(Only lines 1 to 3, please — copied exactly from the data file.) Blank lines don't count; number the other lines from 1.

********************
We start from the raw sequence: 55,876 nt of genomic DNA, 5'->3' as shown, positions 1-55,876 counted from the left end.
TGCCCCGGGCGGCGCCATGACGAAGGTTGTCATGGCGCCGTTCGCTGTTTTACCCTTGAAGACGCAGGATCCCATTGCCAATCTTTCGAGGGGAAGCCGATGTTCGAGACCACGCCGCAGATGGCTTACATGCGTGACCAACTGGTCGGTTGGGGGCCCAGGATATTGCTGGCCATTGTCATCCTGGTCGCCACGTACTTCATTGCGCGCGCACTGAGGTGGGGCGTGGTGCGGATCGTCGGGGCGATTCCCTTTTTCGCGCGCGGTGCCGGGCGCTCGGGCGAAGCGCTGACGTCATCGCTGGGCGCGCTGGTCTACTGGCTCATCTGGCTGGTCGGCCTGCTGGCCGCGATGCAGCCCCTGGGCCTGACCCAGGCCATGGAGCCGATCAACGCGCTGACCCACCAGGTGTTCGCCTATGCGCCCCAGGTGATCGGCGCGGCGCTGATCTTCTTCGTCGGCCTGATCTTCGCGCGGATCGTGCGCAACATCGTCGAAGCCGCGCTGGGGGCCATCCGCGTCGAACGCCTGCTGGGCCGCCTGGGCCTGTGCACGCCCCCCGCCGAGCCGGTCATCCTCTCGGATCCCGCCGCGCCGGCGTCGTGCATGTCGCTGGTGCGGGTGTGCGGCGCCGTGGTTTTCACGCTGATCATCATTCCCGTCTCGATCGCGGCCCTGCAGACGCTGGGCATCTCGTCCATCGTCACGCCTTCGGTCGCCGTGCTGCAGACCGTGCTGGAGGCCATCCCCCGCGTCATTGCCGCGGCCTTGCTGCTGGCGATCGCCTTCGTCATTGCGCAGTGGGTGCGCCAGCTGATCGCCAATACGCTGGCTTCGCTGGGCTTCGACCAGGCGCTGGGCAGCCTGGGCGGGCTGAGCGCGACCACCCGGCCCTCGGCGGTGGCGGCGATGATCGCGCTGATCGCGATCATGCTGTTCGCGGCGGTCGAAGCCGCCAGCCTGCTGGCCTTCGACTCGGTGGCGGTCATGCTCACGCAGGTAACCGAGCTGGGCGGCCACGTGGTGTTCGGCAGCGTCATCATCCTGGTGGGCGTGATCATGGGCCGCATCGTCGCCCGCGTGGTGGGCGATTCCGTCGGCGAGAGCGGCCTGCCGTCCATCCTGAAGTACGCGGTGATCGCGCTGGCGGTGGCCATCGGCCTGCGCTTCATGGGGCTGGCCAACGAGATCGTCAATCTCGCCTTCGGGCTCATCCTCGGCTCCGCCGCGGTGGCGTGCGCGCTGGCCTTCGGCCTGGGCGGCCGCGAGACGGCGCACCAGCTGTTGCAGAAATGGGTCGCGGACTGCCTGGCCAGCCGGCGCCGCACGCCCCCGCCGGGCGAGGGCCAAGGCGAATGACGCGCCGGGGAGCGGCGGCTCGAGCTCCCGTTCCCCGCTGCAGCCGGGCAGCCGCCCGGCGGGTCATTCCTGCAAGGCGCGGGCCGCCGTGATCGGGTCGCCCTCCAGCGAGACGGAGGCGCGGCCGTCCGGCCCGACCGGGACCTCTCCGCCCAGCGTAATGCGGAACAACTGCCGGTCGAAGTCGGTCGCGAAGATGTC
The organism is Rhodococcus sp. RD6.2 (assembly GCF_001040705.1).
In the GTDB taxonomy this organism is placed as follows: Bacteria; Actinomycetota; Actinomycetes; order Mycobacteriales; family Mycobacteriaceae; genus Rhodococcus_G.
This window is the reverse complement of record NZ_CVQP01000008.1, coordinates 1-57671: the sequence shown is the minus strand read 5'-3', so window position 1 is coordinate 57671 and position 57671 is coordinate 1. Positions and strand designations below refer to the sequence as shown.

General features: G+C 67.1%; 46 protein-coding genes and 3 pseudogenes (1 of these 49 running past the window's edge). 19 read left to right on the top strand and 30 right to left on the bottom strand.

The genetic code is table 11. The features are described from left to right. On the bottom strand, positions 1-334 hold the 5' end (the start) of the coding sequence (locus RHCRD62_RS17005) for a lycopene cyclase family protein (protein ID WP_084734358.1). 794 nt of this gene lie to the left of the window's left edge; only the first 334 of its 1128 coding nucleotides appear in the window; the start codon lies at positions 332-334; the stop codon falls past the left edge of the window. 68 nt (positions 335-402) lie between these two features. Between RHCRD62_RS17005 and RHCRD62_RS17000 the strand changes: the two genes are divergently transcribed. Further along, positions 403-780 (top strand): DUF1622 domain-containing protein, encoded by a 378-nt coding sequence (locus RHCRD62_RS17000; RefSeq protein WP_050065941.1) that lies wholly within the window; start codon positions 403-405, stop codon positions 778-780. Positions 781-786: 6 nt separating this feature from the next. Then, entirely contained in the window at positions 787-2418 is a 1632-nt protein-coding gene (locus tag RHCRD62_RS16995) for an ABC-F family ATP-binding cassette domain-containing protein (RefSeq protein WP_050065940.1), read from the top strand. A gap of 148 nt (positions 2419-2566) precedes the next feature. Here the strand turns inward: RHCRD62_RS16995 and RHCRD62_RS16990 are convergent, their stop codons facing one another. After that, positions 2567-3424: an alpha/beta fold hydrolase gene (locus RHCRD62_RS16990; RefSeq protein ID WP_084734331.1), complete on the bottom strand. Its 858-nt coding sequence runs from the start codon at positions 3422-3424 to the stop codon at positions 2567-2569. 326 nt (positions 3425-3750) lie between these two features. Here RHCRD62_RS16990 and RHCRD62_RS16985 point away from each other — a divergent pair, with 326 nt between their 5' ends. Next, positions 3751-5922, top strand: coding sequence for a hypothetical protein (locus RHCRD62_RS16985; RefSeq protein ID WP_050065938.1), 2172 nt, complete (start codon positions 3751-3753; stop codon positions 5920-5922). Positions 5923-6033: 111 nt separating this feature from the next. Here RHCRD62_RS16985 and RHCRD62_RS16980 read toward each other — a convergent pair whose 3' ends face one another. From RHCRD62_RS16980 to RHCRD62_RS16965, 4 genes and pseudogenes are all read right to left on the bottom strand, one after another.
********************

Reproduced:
We start from the raw sequence: 55,876 nt of genomic DNA, 5'->3' as shown, positions 1-55,876 counted from the left end.
TGCCCCGGGCGGCGCCATGACGAAGGTTGTCATGGCGCCGTTCGCTGTTTTACCCTTGAAGACGCAGGATCCCATTGCCAATCTTTCGAGGGGAAGCCGATGTTCGAGACCACGCCGCAGATGGCTTACATGCGTGACCAACTGGTCGGTTGGGGGCCCAGGATATTGCTGGCCATTGTCATCCTGGTCGCCACGTACTTCATTGCGCGCGCACTGAGGTGGGGCGTGGTGCGGATCGTCGGGGCGATTCCCTTTTTCGCGCGCGGTGCCGGGCGCTCGGGCGAAGCGCTGACGTCATCGCTGGGCGCGCTGGTCTACTGGCTCATCTGGCTGGTCGGCCTGCTGGCCGCGATGCAGCCCCTGGGCCTGACCCAGGCCATGGAGCCGATCAACGCGCTGACCCACCAGGTGTTCGCCTATGCGCCCCAGGTGATCGGCGCGGCGCTGATCTTCTTCGTCGGCCTGATCTTCGCGCGGATCGTGCGCAACATCGTCGAAGCCGCGCTGGGGGCCATCCGCGTCGAACGCCTGCTGGGCCGCCTGGGCCTGTGCACGCCCCCCGCCGAGCCGGTCATCCTCTCGGATCCCGCCGCGCCGGCGTCGTGCATGTCGCTGGTGCGGGTGTGCGGCGCCGTGGTTTTCACGCTGATCATCATTCCCGTCTCGATCGCGGCCCTGCAGACGCTGGGCATCTCGTCCATCGTCACGCCTTCGGTCGCCGTGCTGCAGACCGTGCTGGAGGCCATCCCCCGCGTCATTGCCGCGGCCTTGCTGCTGGCGATCGCCTTCGTCATTGCGCAGTGGGTGCGCCAGCTGATCGCCAATACGCTGGCTTCGCTGGGCTTCGACCAGGCGCTGGGCAGCCTGGGCGGGCTGAGCGCGACCACCCGGCCCTCGGCGGTGGCGGCGATGATCGCGCTGATCGCGATCATGCTGTTCGCGGCGGTCGAAGCCGCCAGCCTGCTGGCCTTCGACTCGGTGGCGGTCATGCTCACGCAGGTAACCGAGCTGGGCGGCCACGTGGTGTTCGGCAGCGTCATCATCCTGGTGGGCGTGATCATGGGCCGCATCGTCGCCCGCGTGGTGGGCGATTCCGTCGGCGAGAGCGGCCTGCCGTCCATCCTGAAGTACGCGGTGATCGCGCTGGCGGTGGCCATCGGCCTGCGCTTCATGGGGCTGGCCAACGAGATCGTCAATCTCGCCTTCGGGCTCATCCTCGGCTCCGCCGCGGTGGCGTGCGCGCTGGCCTTCGGCCTGGGCGGCCGCGAGACGGCGCACCAGCTGTTGCAGAAATGGGTCGCGGACTGCCTGGCCAGCCGGCGCCGCACGCCCCCGCCGGGCGAGGGCCAAGGCGAATGACGCGCCGGGGAGCGGCGGCTCGAGCTCCCGTTCCCCGCTGCAGCCGGGCAGCCGCCCGGCGGGTCATTCCTGCAAGGCGCGGGCCGCCGTGATCGGGTCGCCCTCCAGCGAGACGGAGGCGCGGCCGTCCGGCCCGACCGGGACCTCTCCGCCCAGCGTAATGCGGAACAACTGCCGGTCGAAGTCGGTCGCGAAGATGTC
The organism is Rhodococcus sp. RD6.2 (assembly GCF_001040705.1).